Saturday, October 21, 2006

Trading Freedom

In the aftermath of Lahti, the FT's Washington correspondent examines Georgia's fears of "diplomatic horse-trading", as Moscow continues to reinforce a linkage between Washington's policy on Georgia and its own policy on Iran and North Korea. Quoting Dmitry Simes, the article suggests that the White House is well aware of the linkage:
Mr Simes believes that if Mr Saakashvili attempts to use force against South Ossetia and Abkhazia - the two separatist regions backed by Moscow - then Russia is likely to respond on the ground and with air strikes against Georgia proper. "That could lead to a cycle of confrontation between Russia and the west which would make any kind of co-operation on North Korea, and particularly Iran, hard to imagine."

The Bush administration rejects any suggestions of horse-trading. "We will not sell out Georgia," declared Matt Bryza, a State Department official who took part in negotiating resolution 1716 on Abkhazia. Explaining the US concessions last week, he told a conference hosted by the Hudson Institute think-tank: "We were isolated, frankly, at the UN."

"It's flat out wrong," commented Kurt Volker, senior official in the State Department's Europe bureau. "They know we are not in the trade-off business," he said of Russia. Zeyno Baran, director of Eurasian studies at the Hudson Institute, says Russia is "playing all sorts of games" over North Korea and Iran and seeks to gain a free hand in putting pressure on Georgia in exchange. But she doubted the Bush administration would yield. "It would be so against Bush's policy on freedom and democracy," she said.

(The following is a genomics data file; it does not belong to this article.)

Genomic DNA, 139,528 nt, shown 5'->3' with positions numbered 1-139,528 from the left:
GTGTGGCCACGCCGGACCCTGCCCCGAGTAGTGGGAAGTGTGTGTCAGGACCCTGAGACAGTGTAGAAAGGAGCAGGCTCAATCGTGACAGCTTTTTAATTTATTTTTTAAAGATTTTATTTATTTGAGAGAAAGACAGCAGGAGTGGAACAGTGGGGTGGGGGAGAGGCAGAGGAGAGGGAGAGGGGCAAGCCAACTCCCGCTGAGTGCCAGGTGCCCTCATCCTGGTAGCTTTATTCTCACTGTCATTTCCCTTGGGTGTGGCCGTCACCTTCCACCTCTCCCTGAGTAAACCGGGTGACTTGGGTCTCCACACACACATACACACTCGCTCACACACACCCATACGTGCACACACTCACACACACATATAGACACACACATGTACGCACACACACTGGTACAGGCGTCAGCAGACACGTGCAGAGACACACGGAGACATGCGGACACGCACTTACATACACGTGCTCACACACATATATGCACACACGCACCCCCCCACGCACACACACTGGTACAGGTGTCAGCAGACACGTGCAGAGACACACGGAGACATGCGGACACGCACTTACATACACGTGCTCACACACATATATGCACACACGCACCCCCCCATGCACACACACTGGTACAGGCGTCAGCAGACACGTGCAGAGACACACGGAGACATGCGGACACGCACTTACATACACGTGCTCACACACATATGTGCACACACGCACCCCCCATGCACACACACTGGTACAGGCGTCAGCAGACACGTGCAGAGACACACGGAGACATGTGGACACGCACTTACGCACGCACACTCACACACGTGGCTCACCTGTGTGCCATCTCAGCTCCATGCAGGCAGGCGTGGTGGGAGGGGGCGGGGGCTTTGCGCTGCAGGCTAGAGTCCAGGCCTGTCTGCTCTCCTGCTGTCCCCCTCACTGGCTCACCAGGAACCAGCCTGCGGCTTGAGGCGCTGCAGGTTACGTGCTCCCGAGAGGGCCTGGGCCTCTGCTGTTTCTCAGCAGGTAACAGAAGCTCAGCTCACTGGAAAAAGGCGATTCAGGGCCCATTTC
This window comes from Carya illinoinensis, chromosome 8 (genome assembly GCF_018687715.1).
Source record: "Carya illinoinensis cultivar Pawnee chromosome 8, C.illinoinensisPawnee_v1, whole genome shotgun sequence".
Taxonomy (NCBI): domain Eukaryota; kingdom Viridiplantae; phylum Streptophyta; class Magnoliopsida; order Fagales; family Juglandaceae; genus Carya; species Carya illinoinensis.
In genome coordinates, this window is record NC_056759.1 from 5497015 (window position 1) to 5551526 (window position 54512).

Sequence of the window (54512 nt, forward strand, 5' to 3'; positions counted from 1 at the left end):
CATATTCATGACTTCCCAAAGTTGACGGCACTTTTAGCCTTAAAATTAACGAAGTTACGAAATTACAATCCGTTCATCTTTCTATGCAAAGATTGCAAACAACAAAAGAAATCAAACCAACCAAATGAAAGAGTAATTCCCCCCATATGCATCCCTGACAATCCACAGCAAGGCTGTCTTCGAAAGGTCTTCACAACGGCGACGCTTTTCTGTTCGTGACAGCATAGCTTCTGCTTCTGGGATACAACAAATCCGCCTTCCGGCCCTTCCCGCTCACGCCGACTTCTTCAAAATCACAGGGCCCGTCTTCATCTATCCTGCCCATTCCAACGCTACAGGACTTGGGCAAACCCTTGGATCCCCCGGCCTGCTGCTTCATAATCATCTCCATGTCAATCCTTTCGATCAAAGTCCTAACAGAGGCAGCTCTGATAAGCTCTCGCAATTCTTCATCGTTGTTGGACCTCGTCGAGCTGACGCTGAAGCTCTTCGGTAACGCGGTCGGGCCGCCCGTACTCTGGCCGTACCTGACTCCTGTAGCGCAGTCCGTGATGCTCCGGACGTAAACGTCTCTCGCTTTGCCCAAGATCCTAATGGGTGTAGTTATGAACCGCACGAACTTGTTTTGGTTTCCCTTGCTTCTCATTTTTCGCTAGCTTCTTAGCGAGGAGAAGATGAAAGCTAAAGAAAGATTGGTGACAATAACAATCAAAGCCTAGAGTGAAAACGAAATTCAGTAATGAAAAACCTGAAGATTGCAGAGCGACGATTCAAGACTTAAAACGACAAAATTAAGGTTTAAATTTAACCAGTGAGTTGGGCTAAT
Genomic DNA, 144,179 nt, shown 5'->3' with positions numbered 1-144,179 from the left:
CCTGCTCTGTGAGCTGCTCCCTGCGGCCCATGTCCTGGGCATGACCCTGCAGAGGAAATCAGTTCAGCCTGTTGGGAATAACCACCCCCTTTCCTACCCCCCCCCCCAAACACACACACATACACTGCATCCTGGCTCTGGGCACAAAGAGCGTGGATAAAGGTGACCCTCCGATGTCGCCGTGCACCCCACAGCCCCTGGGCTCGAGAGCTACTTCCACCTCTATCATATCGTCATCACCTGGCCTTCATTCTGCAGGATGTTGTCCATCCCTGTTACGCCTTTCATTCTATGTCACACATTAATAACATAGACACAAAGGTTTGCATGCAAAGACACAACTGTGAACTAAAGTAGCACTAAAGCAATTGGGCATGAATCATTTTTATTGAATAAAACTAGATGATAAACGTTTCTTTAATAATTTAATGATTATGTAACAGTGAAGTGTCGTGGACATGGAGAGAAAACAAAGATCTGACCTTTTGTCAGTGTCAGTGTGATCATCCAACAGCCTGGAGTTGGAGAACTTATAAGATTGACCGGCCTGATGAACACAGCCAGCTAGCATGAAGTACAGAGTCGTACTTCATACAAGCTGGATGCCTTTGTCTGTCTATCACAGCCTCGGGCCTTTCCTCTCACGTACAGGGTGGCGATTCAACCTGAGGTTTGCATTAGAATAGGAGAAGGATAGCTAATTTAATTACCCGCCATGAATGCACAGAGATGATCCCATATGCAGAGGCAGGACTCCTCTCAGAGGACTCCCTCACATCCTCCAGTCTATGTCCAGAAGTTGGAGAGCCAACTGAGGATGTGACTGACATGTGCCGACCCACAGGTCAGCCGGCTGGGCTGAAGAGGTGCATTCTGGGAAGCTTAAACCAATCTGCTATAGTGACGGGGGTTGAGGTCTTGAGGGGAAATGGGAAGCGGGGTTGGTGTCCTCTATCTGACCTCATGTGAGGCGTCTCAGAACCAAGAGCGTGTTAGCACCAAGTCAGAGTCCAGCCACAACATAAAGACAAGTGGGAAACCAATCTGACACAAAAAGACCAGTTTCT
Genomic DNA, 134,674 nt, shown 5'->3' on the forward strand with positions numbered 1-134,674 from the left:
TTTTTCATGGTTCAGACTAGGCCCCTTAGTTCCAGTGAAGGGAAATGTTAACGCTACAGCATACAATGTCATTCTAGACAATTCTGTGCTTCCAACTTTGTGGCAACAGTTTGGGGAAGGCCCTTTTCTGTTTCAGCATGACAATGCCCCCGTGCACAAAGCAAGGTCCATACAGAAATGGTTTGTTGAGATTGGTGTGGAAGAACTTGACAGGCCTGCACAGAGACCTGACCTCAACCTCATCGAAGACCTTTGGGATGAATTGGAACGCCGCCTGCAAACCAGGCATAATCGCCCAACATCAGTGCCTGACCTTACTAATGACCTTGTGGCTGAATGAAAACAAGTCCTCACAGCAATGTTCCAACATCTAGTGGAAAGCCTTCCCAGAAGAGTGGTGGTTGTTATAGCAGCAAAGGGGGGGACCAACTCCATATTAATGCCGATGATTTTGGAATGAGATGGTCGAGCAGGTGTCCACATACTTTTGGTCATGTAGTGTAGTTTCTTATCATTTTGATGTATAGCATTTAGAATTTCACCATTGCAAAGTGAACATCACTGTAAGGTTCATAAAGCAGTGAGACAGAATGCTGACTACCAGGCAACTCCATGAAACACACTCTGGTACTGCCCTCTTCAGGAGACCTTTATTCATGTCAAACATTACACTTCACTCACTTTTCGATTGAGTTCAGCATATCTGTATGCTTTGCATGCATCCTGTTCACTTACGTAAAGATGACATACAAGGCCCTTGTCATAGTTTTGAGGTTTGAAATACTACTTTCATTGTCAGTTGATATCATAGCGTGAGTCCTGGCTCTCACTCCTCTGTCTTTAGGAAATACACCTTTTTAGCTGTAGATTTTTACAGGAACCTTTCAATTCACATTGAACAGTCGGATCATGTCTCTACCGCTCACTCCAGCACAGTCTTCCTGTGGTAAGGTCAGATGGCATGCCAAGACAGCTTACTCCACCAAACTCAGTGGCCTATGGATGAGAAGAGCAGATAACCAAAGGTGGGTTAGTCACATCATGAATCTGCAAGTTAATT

Caught in the midst of a crisis he cannot influence, Georgia's president, who has strong popular support for his pro-western orientation, is assuring the US he will avoid "rash acts" that might give Russia the pretext to "smite the success story to its south". However, writing in the Wall Street Journal last week, he urged Georgia's allies to stand by it. "If any one of us gives in to bullying or tolerates the politics of ethnic hatred, we are all at risk," he said.
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